Into the longbox

Madame Xanadu #6 & #7, Wagner, Hadley, Friend. Still formulaic, and the art’s been forced into dark, dank, boring places. Really tough to keep going. I think I’ll ride along until #10 and drop this if I don’t have a reason to stay by then. Disappointing.

Will Eisner’s The Spirit #23 & #24, Aragones, Evanier, Amancio/Hardin & Fauchier. While I’ve become less impressed with Madame X as time goes on, Aragones, Evanier and their artist team of the month seem to be hitting their stride. Both of these are smooth, fun, clear Spirit romps. Compared to the best of Eisner’s work, they’re feather light, but they have the a breezy amicability that’s hard to resist. Not great comics, but getting to be a solid read.

Captain America #44 & #45, Brubaker, Ross, Laguna & D’Armata/Magyar&D’Armata. These two end the lightweight arc started in #43. A new villian appears, an old friend is kidnapped and we get to see Batroc the Leaper. And oh, how I love Batroc the Leaper… A fun little arc, but nothing too earth-shattering. Hopefully it’s sowing the seeds for some later excitement.

The Spirit Special #1, Will Eisner. Four classic Spirit stories by the master. It’s particularly interesting to compare the two-part Sand Saref story in here to the version done by Cooke, Bone & Stewart in Will Eisner’s The Spirit #12. The core story is almost exactly the same, yet both draw heavily on the visual and cultural idioms of their time to draw the reader in.

Doktor Sleepless #10, Ellis, Rodriguez. It would be nice if Rodriguez could draw more than one female body type. Admittedly, it’s an appealing frame to hang the differentiating hairstyles on, but come on. These couple issues have been more about putting pieces on the board rather than advancing the plot. We’re certainly learning what the good Doktor has been up to lately, but from multiple viewpoints from players being moved into position. Ellis keeps it engrossing by dribbling out the information and introducing interesting new players.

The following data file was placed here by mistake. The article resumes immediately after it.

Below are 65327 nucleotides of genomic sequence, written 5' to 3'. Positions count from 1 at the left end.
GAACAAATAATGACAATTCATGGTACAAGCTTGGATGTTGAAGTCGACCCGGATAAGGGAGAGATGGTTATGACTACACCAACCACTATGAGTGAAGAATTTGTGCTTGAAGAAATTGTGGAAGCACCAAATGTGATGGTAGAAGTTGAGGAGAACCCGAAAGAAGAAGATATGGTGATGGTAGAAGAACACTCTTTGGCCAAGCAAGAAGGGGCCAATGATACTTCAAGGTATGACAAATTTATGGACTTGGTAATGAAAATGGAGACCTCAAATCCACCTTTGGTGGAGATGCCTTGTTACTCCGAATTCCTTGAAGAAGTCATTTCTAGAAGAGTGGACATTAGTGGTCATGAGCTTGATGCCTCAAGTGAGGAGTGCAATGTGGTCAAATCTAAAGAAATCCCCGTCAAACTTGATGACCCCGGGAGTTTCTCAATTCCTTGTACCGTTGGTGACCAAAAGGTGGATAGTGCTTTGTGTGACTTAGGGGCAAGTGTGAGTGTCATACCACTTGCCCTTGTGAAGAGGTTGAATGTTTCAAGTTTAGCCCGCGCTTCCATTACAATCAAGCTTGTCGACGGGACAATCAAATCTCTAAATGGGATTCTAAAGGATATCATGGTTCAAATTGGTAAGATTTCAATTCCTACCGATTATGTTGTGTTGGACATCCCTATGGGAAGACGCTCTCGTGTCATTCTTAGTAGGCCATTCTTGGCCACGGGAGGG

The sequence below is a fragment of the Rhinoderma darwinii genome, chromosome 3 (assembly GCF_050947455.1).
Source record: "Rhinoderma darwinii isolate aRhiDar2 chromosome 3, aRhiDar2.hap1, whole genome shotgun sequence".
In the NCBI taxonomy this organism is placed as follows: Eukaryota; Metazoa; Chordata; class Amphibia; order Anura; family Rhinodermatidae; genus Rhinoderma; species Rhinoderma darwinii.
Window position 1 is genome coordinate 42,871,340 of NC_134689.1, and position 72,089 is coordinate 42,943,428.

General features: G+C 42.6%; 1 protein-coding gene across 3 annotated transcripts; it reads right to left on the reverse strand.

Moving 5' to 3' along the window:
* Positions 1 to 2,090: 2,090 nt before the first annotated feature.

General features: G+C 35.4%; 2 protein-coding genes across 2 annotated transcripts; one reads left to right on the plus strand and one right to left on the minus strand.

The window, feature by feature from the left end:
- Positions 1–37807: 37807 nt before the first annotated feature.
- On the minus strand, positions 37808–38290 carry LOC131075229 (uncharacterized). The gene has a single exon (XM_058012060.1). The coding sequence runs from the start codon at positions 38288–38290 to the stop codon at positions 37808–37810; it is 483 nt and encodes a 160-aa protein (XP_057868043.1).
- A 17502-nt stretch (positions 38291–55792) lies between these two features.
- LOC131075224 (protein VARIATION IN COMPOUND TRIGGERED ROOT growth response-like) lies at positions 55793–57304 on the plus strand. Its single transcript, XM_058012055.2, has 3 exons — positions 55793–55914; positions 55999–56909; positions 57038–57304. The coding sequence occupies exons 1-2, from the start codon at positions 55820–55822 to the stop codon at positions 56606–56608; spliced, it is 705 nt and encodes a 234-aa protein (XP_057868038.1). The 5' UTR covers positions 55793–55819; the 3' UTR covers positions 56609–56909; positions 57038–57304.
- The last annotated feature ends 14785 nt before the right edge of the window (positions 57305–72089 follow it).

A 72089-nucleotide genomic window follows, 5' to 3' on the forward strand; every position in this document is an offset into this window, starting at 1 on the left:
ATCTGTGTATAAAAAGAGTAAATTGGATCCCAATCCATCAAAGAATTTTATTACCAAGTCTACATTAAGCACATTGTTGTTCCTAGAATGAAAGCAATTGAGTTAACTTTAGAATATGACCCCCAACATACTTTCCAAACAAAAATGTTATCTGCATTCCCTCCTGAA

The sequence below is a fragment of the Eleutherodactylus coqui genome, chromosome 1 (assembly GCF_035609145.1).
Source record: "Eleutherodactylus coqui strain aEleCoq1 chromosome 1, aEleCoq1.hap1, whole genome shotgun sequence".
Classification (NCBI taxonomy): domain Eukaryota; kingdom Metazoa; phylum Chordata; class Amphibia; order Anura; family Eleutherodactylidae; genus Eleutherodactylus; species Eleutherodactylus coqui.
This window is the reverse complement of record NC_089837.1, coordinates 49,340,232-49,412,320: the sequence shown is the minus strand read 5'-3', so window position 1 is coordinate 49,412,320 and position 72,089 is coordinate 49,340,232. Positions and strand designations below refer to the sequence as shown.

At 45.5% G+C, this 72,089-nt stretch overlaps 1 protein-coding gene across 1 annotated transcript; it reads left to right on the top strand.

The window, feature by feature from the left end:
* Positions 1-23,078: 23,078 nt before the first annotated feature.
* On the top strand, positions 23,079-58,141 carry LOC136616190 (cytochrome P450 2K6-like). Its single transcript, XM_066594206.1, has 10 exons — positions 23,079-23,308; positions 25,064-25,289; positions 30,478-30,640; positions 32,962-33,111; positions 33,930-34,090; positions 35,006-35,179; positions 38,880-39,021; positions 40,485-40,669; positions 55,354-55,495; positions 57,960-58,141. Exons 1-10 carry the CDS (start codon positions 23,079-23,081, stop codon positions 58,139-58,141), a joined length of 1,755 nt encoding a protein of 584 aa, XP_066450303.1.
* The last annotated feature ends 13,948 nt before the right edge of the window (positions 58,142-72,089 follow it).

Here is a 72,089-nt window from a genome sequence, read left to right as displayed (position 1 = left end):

Secret Six #4, Simone, Scott, Hazlewood. Things are getting tough for our protagonists, and they’re not handling it well. That’s to be expected from people, and they continue to be as believable as characters in a super-hero universe can be. There are still chuckles to be had, but the humor’s tending toward the gallows. And, as one might expect, the character with the most integrity is the one with the fewest scruples. Good stuff.

Sandman: The Dream Hunters #2, Gaiman and Russell. Same great story, different beautiful art and visual interpretation. Comics lovers will enjoy comparing and contrasting the visual treatment of Gaiman’s script by two exceptional artists. A casual reader will enjoy the story and visuals on their own. Great stuff.

Incognito #1, Brubaker and Phillips. The creative team from Criminal doing a take on the pulps from the villain’s point of view. I haven’t been reading Criminal, but after this, a trade paperback or two is in order. Gritty, poetic writing with perfect visuals from Phillips. This is the first step into a twisted world, and I’m looking forward to looking around some.

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